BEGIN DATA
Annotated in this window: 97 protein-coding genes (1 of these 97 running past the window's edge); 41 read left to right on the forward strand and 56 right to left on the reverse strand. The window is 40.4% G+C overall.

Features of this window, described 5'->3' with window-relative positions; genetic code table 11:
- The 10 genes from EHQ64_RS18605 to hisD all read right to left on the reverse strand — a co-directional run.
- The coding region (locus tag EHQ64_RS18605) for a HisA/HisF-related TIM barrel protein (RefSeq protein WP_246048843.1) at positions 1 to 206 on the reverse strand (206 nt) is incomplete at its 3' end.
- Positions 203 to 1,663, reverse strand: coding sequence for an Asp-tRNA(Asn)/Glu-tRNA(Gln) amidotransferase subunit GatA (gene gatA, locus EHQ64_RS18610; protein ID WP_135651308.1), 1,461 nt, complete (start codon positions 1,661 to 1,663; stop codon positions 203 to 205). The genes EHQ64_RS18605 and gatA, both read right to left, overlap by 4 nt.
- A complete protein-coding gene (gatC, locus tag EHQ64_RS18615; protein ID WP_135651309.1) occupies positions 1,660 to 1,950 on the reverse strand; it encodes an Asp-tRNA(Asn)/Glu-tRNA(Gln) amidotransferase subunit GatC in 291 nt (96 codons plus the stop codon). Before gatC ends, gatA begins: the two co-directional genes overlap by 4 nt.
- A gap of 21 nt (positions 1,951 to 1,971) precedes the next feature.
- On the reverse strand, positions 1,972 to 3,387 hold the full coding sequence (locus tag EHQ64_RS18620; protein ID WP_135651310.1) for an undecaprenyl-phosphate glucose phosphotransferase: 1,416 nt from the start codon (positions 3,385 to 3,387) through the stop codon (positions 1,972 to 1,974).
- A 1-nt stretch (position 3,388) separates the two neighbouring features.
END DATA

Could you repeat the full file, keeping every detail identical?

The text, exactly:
Annotated in this window: 97 protein-coding genes (1 of these 97 running past the window's edge); 41 read left to right on the forward strand and 56 right to left on the reverse strand. The window is 40.4% G+C overall.

Features of this window, described 5'->3' with window-relative positions; genetic code table 11:
- The 10 genes from EHQ64_RS18605 to hisD all read right to left on the reverse strand — a co-directional run.
- The coding region (locus tag EHQ64_RS18605) for a HisA/HisF-related TIM barrel protein (RefSeq protein WP_246048843.1) at positions 1 to 206 on the reverse strand (206 nt) is incomplete at its 3' end.
- Positions 203 to 1,663, reverse strand: coding sequence for an Asp-tRNA(Asn)/Glu-tRNA(Gln) amidotransferase subunit GatA (gene gatA, locus EHQ64_RS18610; protein ID WP_135651308.1), 1,461 nt, complete (start codon positions 1,661 to 1,663; stop codon positions 203 to 205). The genes EHQ64_RS18605 and gatA, both read right to left, overlap by 4 nt.
- A complete protein-coding gene (gatC, locus tag EHQ64_RS18615; protein ID WP_135651309.1) occupies positions 1,660 to 1,950 on the reverse strand; it encodes an Asp-tRNA(Asn)/Glu-tRNA(Gln) amidotransferase subunit GatC in 291 nt (96 codons plus the stop codon). Before gatC ends, gatA begins: the two co-directional genes overlap by 4 nt.
- A gap of 21 nt (positions 1,951 to 1,971) precedes the next feature.
- On the reverse strand, positions 1,972 to 3,387 hold the full coding sequence (locus tag EHQ64_RS18620; protein ID WP_135651310.1) for an undecaprenyl-phosphate glucose phosphotransferase: 1,416 nt from the start codon (positions 3,385 to 3,387) through the stop codon (positions 1,972 to 1,974).
- A 1-nt stretch (position 3,388) separates the two neighbouring features.